A new way to pay the national-debt [graphic] : dedicated to Monsr. Necker / design'd by Helagabalis ; executed by Sejanus.
[London] Pubd. April 21, 1786, by Willm. Holland, No. 66 Drury Lane [21 April 1786]
[21 April 1786]
1 print : etching on wove paper, hand-colored ; sheet 41.5 x 51.8 cm
Catalogue of prints and drawings in the British Museum. Division I, political and personal satires, v. 6, no. 6945 Wright, T. Works of James Gillray, the caricaturist with the history of his life and times, p. 79
Title etched below image. Printmaker from British Museum catalogue. Sheet trimmed to plate mark. Temporary local subject terms: Treasury building entrance -- Civil list -- National debt -- Miserliness -- Wooden legs -- Amputees -- Sailors -- Allusion to prodigal son. Old Print Shop ; Mar. 1961 ; Acquisitions no.: 961-3-1-225.
"George III and Queen Charlotte stand before the open gate of the Treasury, from which Pitt has just wheeled a barrow laden with money-bags. Pitt, the straps of the barrow round his shoulders, his coat-pocket bulging with guineas, obsequiously hands the king a money-bag. George III stands full-face, legs astride, a money-bag inscribed '£100000' under his right arm, another in his right hand and all his pockets overflowing with guineas. Queen Charlotte (left) stands on his right taking a pinch of snuff, and looking up at him with a smile of greedy and satisfied cunning; in her apron is a heap of guineas. Military officers wearing high cocked hats with feather trimmings (in a French fashion), and long pigtail queues, stand round the King and Queen, in a semicircle, in front of the spiked gates of the Treasury, playing musical instruments: fifes, bassoons, a horn, &c. The pockets of the two in the foreground (left and right) are crammed with guineas, those of the others, presumably equally full, are concealed. They represent the placemen and Ministerialists of the Treasury Bench. The most prominent (right) is probably Lord Sydney. In the foreground (left) an old sailor, armless and with two wooden legs, sits on the ground, his empty hat before him. On the right the Prince of Wales, in rags, hesitates to take a paper inscribed 'Accept £200000 from your Friend Orleans', which a slim and foppish Frenchman, in bag-wig and 'chapeau-bras', standing on the extreme right, offers him, taking his hand. He is very different from the heavily built Due d'Orléans (who succeeded his father in Nov. 1785) who had recently presented his portrait by Reynolds (now at Hampton Court) to the Prince of Wales. He had adopted the English manner of dress and made it fashionable in France ..."--British Museum online catalogue.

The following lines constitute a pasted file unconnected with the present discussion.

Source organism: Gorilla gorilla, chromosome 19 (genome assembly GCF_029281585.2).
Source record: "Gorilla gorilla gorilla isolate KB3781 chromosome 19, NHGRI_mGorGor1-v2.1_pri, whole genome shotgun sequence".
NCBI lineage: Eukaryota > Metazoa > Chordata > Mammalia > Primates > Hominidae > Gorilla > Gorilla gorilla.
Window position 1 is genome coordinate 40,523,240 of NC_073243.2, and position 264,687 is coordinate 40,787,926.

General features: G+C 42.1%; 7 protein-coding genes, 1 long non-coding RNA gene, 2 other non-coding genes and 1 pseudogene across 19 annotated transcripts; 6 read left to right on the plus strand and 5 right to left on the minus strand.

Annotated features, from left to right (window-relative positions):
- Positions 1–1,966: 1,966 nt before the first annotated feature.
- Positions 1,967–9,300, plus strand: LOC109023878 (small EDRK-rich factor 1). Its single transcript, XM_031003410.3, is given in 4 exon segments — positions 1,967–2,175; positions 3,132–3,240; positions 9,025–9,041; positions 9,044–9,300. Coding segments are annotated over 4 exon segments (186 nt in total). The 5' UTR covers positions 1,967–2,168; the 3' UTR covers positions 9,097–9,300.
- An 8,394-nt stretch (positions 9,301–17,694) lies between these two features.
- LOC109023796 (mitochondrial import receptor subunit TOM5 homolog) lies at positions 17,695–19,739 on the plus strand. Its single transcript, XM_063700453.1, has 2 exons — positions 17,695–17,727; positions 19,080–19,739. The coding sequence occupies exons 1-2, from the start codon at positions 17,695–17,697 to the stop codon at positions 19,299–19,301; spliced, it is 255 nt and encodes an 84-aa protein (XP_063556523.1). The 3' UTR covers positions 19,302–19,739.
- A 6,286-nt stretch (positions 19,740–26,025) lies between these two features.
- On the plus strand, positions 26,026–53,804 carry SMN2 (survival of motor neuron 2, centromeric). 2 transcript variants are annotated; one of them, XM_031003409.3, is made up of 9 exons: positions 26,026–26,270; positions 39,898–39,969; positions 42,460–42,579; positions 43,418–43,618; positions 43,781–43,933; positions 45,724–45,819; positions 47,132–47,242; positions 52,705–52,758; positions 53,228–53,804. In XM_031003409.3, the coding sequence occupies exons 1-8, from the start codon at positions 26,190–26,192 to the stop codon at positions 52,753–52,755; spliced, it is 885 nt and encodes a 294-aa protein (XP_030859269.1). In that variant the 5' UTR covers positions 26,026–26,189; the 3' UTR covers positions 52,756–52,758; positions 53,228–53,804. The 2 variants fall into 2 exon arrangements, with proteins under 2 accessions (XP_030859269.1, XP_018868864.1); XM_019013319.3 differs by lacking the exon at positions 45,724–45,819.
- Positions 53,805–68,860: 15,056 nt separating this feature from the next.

Gillray, James, 1756-1815 [Printmaker] Holland, William, active 1782-1817 [Publisher]
Charlotte, consort of George III, King of Great Britain, 1744-1818 George III, King of Great Britain, 1738-1820 George IV, King of Great Britain, 1762-1830 Orléans, Louis Philippe Joseph, duc d', 1747-1793 Pitt, William, 1759-1806 Sydney, Thomas Townshen
Etchings -- England -- London -- 1786 Satires (Visual works) -- England -- 1786
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